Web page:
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Adding shine to fondant?

post #1 of 18
Thread Starter 
Hi everyone, I am new to cheftalk and very excited to have a forum to discuss things with. I am a cake decorator. I grew up standing between my mom and a cake, (she also was a cake decorator). However, the days of buttercream are leaving and fondant it the new greatest thing. I like working with fondant however here is my issue:
I am looking for a hint: I need the name product that is out there to use as an overspray for fondant. I prefer the matte appearance, however, several clients like the glossey appearance. I have researched the issue and I have done an overspary of everclear and other vodka items. I have also tried other items that I have picked up here and there after receiving the ideas from books or computer research. I have yet to find a product that I truly like. I have used the luster dust and pearl finish and on and on. Which the sparkle is pretty, but the fondant returns to the matte finish when dry. Does anyone have a suggestion? :crazy:
Please email me with your suggestions at btymitz@yahoo.com or a response to this would be wonderful. Thanks for your time.
post #2 of 18
Hi Bernadette have you tried speaking with you suppliers? They may have a "varnish" or "shellac" that is purposed for this.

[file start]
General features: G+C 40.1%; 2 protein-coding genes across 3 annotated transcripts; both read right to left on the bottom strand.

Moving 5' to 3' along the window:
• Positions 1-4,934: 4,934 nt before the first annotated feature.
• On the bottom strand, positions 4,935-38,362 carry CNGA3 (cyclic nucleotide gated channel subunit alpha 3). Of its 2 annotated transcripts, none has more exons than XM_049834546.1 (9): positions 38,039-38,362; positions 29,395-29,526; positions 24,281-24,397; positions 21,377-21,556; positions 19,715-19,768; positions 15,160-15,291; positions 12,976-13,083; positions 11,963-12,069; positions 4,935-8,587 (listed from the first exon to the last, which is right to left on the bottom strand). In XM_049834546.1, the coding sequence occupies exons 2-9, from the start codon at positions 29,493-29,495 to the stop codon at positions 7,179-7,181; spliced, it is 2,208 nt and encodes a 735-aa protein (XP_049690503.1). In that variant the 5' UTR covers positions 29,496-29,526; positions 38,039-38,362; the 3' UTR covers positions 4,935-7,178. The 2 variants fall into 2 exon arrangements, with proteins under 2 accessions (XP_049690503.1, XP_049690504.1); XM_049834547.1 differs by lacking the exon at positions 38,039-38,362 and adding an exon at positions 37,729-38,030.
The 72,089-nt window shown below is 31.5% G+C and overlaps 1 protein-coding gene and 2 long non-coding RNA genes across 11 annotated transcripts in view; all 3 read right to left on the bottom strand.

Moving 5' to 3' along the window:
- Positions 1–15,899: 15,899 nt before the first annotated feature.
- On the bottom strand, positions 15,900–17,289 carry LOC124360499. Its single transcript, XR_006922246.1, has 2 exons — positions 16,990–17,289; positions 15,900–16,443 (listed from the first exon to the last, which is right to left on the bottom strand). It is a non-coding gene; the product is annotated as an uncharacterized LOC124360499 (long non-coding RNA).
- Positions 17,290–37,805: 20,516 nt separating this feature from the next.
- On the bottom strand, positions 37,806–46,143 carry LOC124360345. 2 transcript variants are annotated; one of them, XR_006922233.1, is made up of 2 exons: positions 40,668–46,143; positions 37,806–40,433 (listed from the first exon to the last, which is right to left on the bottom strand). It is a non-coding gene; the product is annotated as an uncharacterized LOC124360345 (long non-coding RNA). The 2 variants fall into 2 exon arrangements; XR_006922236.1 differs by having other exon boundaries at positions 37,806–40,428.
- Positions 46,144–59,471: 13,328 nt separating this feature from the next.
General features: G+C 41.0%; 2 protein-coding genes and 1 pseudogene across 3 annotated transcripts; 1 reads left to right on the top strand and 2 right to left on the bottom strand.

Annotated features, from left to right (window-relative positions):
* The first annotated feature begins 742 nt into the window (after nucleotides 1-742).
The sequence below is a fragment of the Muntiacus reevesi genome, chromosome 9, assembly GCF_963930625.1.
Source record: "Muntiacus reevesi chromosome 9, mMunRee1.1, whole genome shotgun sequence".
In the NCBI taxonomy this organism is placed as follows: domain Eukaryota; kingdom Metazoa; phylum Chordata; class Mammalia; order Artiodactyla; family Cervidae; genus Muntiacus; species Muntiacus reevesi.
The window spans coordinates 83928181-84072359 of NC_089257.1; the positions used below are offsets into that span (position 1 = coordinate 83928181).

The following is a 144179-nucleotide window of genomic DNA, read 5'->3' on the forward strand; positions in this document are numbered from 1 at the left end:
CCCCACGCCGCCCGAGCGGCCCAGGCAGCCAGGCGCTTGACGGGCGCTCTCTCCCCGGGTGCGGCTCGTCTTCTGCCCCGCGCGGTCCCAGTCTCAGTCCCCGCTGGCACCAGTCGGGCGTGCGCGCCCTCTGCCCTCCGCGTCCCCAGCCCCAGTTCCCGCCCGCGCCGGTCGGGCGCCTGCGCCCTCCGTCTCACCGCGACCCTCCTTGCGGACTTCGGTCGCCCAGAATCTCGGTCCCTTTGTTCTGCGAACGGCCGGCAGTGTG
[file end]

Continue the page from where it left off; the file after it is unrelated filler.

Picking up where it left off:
Also, just stick and wait long enough and buttercream will be on it's way back lol.
post #3 of 18
I remember using an apricot based gel glaze sprayed on for the sheen but that was mostly for fruit tarts and the like. I've never seen anything for an iced cake but like I said in another post it's been along time since I did any serious baking. Trends do change.
post #4 of 18

One Word

STEAM

a very light steam will help add sheen to your fondant.

I use a seamstress steamer, very low, very fast pass over the product.


Otherwise look into Albert Uster food shillack
bake first, ask questions later.
Oooh food, my favorite!


Professor Pastry Artswww.collin.edu
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bake first, ask questions later.
Oooh food, my favorite!


Professor Pastry Artswww.collin.edu
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post #5 of 18
I found having the chefs put a steaming bucket of stock right underneath the cake while it is in the walk in to be extremely helpfull. LOL.
Fluctuat nec mergitur
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Fluctuat nec mergitur
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post #6 of 18
Thread Starter 

Thank you

Thanks for all of your ideas. I will try steam to see if I can obtain a look that I like. I probably should stop being so fussy about the idea, since my clients are all happy, however the perfectionist in me can not let go. Thanks again to all of you.
post #7 of 18
I fill my airbrush with water and give it a very light mist, it leaves a nice shine on the cake.
post #8 of 18

Steam! Steam! Steam!

I find that steaming a fondant-covered cake not only gives it a beautiful shine,b ut also get's rid off all the powdered sugar left on the fondant.

By being able to clean off the powdered sugar by steaming it, I don't have to worry so much about keeping the cake clean until it's finished. It always comes out looking beautiful. I bought something called an ItalSteam at a mall, a small hand-held steamer that I bought for steaming clothes, but it has turned out to be one of the best investments i've made for cakes. Look up their website online.

I hope this helps....Try it out!


-Jordan